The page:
Thursday, November 3, 2011

The Reference-to-Pointer Syntax in C++

The syntax of pointer declarations is sometimes difficult to decipher, just consider the following three, elementary cases:
  • int *p[2]
  • int (*p)[2]
  • int (*p)()

 

Example 1

int *p[2];
This is actually an array of two int pointers. We can also think of this as a pointer to two consecutive int pointers.

int *p[2];

int *a = new int;
*a = 21;
int *b = new int;
*b = 22;

p[0] = a;
p[1] = b;

std::cout << *p[0] << std::endl;          // 21
std::cout << *p[1] << std::endl;          // 22

int **q = p;

std::cout << **q << std::endl;
std::cout << **(q + 1) << std::endl;

delete a;
delete b;
http://codepad.org/6c07RgKf

 

Example 2

int (*p)[2];
This is a pointer to an array of two ints. Just as in the first example, we can think of this a pointer to a pointer, since an array is basically a const pointer.


int n[2];
n[0] = 4;
n[1] = 7;

int (*p)[2] = &n;

std::cout << (*p)[0] << std::endl;       // 4
std::cout << (*p)[1] << std::endl;       // 7

// or ...

std::cout << **p << std::endl;           // 4
std::cout << *(*p + 1) << std::endl;     // 7
http://codepad.org/UDcH5cIQ

 

Example 3

int (*p)();
This is a pointer to a function returning an int.
int takeThisInt()
{
    return 123;
}

// ...

int (*p)() = &takeThisInt;
int x = p();                      // note the parentheses
std::cout << x << std::endl;      // 123
http://codepad.org/iL701mg5

Pointer-to-member-function syntax

This pointer-to-member-function syntax in C++ is not exactly making things more intuitive. Here is an example:
void (SomeClass::*x)(int) const = &SomeClass::func2;
Hmm… Let's take a look at the context in which this statement appears.
class SomeClass
{
public:
    void func1(int x) const { std::cout << "func 1: " << x; }
    void func2(int x) const { std::cout << "func 2: " << x; }
    void func3(int x) const { std::cout << "func 3: " << x; }
};

void callSomeFunction(void (SomeClass::*m)(int) const)
{
    SomeClass obj;
    (obj.*m)(1);
}

int main()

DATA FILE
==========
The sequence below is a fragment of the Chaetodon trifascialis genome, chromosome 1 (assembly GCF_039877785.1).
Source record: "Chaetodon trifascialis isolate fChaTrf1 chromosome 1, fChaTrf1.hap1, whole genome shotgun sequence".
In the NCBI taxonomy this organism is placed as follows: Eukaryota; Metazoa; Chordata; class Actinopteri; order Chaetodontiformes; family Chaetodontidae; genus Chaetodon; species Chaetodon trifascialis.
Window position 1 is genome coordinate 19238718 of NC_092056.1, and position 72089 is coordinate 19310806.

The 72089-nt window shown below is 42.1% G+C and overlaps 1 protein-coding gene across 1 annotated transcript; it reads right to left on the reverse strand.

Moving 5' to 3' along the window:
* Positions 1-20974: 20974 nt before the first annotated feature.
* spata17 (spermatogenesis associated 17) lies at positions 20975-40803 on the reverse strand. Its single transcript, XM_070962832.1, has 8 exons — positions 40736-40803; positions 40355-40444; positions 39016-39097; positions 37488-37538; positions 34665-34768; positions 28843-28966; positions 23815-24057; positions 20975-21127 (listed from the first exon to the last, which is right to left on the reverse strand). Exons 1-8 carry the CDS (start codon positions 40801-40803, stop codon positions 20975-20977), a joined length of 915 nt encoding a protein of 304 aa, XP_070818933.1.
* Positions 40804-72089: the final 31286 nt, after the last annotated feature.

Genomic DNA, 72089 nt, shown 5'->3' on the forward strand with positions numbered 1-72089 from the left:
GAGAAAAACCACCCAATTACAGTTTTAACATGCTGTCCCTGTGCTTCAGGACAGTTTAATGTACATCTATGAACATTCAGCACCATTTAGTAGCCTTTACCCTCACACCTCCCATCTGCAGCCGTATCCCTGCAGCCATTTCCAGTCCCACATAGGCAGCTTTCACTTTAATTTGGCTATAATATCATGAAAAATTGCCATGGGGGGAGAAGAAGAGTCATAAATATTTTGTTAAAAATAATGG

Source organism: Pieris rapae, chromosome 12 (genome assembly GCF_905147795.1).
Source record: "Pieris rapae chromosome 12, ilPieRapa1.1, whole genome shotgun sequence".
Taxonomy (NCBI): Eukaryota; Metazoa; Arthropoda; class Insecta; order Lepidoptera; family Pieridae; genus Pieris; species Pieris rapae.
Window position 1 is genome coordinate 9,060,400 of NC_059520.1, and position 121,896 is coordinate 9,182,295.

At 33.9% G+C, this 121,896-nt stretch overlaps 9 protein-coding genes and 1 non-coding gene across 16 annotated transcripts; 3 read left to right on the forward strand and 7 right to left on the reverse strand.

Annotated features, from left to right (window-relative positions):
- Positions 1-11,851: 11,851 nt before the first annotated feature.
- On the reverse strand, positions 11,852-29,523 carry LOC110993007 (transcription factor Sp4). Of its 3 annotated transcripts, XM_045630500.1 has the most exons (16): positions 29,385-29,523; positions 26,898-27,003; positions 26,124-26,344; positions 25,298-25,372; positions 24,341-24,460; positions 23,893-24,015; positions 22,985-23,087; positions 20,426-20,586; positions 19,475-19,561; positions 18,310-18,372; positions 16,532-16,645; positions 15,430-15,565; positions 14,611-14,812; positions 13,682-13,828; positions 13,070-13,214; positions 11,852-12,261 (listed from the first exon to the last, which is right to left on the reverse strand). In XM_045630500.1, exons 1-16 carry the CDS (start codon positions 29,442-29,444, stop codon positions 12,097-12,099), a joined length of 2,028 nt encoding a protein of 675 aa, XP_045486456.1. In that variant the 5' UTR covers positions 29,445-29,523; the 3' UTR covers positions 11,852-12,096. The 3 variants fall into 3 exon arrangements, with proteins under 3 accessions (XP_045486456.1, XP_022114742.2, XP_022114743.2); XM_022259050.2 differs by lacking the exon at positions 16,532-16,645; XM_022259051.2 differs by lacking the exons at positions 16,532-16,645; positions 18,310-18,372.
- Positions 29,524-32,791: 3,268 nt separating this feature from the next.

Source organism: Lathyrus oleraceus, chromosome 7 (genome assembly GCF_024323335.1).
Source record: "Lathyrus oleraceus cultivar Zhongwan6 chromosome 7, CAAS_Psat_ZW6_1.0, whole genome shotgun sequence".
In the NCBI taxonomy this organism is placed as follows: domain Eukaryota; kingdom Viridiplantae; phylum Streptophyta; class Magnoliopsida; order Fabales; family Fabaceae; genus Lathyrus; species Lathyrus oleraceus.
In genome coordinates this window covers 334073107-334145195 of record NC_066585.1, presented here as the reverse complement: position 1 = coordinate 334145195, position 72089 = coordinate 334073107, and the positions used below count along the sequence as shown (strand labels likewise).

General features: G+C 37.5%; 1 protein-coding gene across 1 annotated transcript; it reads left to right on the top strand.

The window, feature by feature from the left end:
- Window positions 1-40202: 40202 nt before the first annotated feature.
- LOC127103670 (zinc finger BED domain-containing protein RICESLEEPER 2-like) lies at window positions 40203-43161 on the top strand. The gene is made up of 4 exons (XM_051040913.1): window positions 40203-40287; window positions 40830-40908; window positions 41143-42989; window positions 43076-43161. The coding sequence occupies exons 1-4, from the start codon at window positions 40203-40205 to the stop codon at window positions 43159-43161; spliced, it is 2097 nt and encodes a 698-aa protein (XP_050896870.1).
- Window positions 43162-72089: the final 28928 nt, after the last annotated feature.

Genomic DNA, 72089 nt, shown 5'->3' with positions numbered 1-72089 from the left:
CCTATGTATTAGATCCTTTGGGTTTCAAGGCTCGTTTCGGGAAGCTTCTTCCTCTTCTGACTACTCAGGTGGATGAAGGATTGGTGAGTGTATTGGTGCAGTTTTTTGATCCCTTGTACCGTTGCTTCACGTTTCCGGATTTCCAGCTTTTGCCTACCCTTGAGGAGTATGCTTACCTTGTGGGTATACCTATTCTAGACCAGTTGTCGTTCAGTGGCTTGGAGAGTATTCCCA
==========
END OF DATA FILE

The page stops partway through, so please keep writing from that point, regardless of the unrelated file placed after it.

{
    void (SomeClass::*x)(int) const;
    x = &SomeClass::func2;
    callSomeFunction(x);         // func 2: 1
    return 0;
}
http://codepad.org/eUtSGfbV

In main(), void (SomeClass::*x)(int) const introduces a pointer (named x) to a const member function of SomeClass that returns void and takes an int as parameter. Then, &SomeClass::func2 takes the address of func2, which happens to fit this description. Finally, in callSomeFunction(), the supplied function pointee is called with the argument 1 on the stack allocated object.

A typedef can help to make this a bit more readable:
typedef void (SomeClass::*SomeClassMember)(int) const;
The program now reads:
class SomeClass
{
public:
    void func1(int x) const { std::cout << "func 1: " << x; }    
    void func2(int x) const { std::cout << "func 2: " << x; }    
    void func3(int x) const { std::cout << "func 3: " << x; }
};

typedef void (SomeClass::*SomeClassMember)(int) const;

void callSomeFunction(SomeClassMember m)
{
    SomeClass obj;
    (obj.*m)(1);
}

int main()
{
    SomeClassMember x = &SomeClass::func2;
    callSomeFunction(x);
    return 0;
}
Ok, this post was supposed to be about the reference-to-pointer syntax.

Reference vs. Pointer

Pointers are memory addresses with type information. The type specifies the kind of data stored in the pointed-to address. References are typically implemented as pointers by the compiler, but on the syntactic level there are several differences:
  • A reference can't, once created, be changed to reference another object.
int n = 1;
int *p = &n;    // p points to n
int k = 2;
p = &k;         // p now points to k instead

int &r = n;     // r will always reference n
  • References cannot be null.
int *p = new int;
*p = 123;
int &x = *p;     // x is now a local reference to p
x = 5;

std::cout << *p << std::endl;          // 5

delete p;
p = 0;           // pointer is now NULL

if (p) {         // we can't do this with a reference
   *p = 1;
}

x = 3;           // undefined behavior
  • References must be initialized when created, and cannot be uninitialized.
int &ref;  // error: ‘ref’ declared as reference but not initialized 

Why reference-to-pointer?

Let's look at some different function declarations to see how the reference-to-pointer syntax can be useful.
  • void takeInt(int x);